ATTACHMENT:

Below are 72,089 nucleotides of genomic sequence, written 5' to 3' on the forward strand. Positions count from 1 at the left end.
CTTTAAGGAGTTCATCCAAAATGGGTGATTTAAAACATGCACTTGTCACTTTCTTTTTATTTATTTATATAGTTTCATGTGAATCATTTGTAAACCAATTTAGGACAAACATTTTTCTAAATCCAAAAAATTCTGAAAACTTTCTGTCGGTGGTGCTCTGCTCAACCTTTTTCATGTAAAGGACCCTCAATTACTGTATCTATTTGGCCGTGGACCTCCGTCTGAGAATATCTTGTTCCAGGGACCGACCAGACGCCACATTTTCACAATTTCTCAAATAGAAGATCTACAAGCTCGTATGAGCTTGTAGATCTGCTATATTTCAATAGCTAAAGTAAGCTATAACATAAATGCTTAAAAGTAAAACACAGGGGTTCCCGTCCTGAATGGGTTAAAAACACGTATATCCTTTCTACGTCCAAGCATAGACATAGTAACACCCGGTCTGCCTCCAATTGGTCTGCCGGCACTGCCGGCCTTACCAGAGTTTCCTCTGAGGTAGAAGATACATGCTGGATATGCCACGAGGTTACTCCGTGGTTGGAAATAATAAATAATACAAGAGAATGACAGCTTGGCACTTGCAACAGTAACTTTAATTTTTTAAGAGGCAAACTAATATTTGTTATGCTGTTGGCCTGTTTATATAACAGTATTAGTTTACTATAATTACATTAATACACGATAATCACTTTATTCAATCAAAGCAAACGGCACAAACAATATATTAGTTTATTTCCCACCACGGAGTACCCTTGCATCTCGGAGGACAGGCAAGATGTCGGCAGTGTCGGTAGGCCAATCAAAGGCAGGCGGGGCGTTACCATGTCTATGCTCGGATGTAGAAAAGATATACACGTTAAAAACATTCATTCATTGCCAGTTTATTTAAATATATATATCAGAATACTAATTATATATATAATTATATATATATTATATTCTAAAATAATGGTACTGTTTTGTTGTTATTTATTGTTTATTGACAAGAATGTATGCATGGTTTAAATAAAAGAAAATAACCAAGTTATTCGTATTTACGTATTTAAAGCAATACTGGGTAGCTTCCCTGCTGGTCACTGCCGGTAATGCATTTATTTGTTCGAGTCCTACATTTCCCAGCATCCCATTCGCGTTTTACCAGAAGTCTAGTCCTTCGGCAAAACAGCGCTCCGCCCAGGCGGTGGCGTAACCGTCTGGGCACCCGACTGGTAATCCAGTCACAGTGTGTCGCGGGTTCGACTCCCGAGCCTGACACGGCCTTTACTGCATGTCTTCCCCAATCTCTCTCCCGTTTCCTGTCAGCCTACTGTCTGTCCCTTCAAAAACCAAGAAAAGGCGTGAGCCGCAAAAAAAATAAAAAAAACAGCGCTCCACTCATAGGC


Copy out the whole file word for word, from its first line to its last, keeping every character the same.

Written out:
Below are 72,089 nucleotides of genomic sequence, written 5' to 3' on the forward strand. Positions count from 1 at the left end.
CTTTAAGGAGTTCATCCAAAATGGGTGATTTAAAACATGCACTTGTCACTTTCTTTTTATTTATTTATATAGTTTCATGTGAATCATTTGTAAACCAATTTAGGACAAACATTTTTCTAAATCCAAAAAATTCTGAAAACTTTCTGTCGGTGGTGCTCTGCTCAACCTTTTTCATGTAAAGGACCCTCAATTACTGTATCTATTTGGCCGTGGACCTCCGTCTGAGAATATCTTGTTCCAGGGACCGACCAGACGCCACATTTTCACAATTTCTCAAATAGAAGATCTACAAGCTCGTATGAGCTTGTAGATCTGCTATATTTCAATAGCTAAAGTAAGCTATAACATAAATGCTTAAAAGTAAAACACAGGGGTTCCCGTCCTGAATGGGTTAAAAACACGTATATCCTTTCTACGTCCAAGCATAGACATAGTAACACCCGGTCTGCCTCCAATTGGTCTGCCGGCACTGCCGGCCTTACCAGAGTTTCCTCTGAGGTAGAAGATACATGCTGGATATGCCACGAGGTTACTCCGTGGTTGGAAATAATAAATAATACAAGAGAATGACAGCTTGGCACTTGCAACAGTAACTTTAATTTTTTAAGAGGCAAACTAATATTTGTTATGCTGTTGGCCTGTTTATATAACAGTATTAGTTTACTATAATTACATTAATACACGATAATCACTTTATTCAATCAAAGCAAACGGCACAAACAATATATTAGTTTATTTCCCACCACGGAGTACCCTTGCATCTCGGAGGACAGGCAAGATGTCGGCAGTGTCGGTAGGCCAATCAAAGGCAGGCGGGGCGTTACCATGTCTATGCTCGGATGTAGAAAAGATATACACGTTAAAAACATTCATTCATTGCCAGTTTATTTAAATATATATATCAGAATACTAATTATATATATAATTATATATATATTATATTCTAAAATAATGGTACTGTTTTGTTGTTATTTATTGTTTATTGACAAGAATGTATGCATGGTTTAAATAAAAGAAAATAACCAAGTTATTCGTATTTACGTATTTAAAGCAATACTGGGTAGCTTCCCTGCTGGTCACTGCCGGTAATGCATTTATTTGTTCGAGTCCTACATTTCCCAGCATCCCATTCGCGTTTTACCAGAAGTCTAGTCCTTCGGCAAAACAGCGCTCCGCCCAGGCGGTGGCGTAACCGTCTGGGCACCCGACTGGTAATCCAGTCACAGTGTGTCGCGGGTTCGACTCCCGAGCCTGACACGGCCTTTACTGCATGTCTTCCCCAATCTCTCTCCCGTTTCCTGTCAGCCTACTGTCTGTCCCTTCAAAAACCAAGAAAAGGCGTGAGCCGCAAAAAAAATAAAAAAAACAGCGCTCCACTCATAGGC